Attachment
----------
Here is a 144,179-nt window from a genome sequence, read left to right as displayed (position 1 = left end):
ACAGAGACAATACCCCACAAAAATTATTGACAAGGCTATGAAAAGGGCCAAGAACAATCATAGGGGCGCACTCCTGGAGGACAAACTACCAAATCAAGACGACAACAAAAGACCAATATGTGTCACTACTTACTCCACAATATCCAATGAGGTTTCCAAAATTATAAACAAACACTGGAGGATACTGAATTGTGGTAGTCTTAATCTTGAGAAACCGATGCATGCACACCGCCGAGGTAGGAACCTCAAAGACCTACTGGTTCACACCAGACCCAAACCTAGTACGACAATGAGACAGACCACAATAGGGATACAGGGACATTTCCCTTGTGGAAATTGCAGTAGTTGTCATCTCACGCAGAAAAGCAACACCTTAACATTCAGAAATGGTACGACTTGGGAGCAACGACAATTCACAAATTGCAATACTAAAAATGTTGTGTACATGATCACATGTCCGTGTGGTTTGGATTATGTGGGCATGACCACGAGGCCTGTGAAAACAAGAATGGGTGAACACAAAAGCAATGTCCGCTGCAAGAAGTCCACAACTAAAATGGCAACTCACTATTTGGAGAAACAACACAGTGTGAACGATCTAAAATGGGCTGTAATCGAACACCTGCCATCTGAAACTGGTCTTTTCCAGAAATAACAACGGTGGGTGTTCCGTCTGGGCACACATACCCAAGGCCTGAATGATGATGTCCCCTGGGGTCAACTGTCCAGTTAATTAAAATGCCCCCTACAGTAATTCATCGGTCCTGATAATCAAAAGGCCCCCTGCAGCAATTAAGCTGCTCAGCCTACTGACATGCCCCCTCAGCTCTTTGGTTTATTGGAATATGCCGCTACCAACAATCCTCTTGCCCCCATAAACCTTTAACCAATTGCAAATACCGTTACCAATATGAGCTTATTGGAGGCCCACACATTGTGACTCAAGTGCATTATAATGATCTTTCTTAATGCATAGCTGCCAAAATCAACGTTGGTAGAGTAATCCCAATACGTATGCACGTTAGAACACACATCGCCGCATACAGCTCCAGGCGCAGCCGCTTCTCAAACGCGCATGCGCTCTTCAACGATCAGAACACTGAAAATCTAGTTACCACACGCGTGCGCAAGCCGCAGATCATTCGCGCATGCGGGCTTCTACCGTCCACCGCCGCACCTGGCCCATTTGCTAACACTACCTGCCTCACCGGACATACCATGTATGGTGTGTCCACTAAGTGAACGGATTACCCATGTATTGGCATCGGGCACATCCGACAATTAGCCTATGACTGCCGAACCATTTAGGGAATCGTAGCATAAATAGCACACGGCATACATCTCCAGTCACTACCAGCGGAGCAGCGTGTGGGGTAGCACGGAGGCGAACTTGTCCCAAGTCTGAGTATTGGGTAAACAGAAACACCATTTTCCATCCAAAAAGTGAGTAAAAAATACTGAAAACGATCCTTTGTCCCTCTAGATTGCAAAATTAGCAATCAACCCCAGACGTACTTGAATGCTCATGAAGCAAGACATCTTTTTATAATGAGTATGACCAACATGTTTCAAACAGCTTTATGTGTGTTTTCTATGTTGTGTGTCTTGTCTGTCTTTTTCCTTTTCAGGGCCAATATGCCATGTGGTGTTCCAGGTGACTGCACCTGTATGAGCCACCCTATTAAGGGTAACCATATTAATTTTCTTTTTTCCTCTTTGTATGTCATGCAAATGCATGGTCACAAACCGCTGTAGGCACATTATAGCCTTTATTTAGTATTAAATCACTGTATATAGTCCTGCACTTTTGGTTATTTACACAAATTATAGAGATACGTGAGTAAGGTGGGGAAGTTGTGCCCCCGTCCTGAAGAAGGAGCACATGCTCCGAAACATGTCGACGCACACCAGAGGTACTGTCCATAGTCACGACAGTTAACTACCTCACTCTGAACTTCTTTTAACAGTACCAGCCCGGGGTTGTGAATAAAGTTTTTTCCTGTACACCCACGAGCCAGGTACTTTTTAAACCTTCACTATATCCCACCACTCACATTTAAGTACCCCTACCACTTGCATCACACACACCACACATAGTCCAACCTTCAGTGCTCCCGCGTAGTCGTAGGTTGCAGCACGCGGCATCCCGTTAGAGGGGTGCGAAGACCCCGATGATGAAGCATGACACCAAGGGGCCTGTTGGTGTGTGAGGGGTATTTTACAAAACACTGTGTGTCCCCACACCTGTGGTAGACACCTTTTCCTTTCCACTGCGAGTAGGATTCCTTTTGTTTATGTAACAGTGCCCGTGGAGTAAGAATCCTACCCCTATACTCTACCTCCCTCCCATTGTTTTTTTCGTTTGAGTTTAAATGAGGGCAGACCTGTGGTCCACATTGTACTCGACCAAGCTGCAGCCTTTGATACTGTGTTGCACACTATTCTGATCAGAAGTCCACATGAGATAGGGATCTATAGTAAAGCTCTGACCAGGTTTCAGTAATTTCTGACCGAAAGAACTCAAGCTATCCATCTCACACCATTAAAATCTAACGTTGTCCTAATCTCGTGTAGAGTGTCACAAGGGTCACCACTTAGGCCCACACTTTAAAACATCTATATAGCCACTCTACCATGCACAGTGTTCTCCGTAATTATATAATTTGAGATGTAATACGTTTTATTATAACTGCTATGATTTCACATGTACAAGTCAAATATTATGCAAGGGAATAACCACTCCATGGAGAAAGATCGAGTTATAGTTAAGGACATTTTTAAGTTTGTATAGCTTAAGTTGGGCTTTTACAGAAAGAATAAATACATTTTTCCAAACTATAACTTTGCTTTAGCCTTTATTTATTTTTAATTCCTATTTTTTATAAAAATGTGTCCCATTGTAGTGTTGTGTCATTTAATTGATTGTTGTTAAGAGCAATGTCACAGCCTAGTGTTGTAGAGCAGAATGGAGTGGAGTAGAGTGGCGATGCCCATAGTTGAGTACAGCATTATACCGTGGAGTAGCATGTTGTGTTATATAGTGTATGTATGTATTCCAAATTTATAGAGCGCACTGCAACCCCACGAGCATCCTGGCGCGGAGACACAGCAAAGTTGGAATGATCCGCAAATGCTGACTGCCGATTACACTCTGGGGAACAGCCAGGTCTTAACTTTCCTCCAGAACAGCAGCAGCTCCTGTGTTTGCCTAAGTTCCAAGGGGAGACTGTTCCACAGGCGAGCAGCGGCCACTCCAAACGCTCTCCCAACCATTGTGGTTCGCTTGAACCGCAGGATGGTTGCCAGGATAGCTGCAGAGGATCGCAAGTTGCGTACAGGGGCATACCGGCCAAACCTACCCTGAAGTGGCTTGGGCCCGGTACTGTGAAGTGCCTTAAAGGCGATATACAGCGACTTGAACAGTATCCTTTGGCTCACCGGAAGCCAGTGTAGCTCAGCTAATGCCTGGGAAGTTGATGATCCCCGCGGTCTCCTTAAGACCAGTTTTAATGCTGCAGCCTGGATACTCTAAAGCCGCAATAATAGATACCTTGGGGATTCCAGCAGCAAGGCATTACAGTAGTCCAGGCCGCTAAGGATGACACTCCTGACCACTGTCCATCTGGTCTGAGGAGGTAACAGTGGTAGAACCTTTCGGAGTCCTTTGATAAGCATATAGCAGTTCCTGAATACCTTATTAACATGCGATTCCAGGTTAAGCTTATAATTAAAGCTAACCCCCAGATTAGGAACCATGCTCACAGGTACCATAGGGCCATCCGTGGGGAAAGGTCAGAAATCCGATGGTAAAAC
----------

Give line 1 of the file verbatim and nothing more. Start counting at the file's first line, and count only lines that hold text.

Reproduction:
Here is a 144,179-nt window from a genome sequence, read left to right as displayed (position 1 = left end):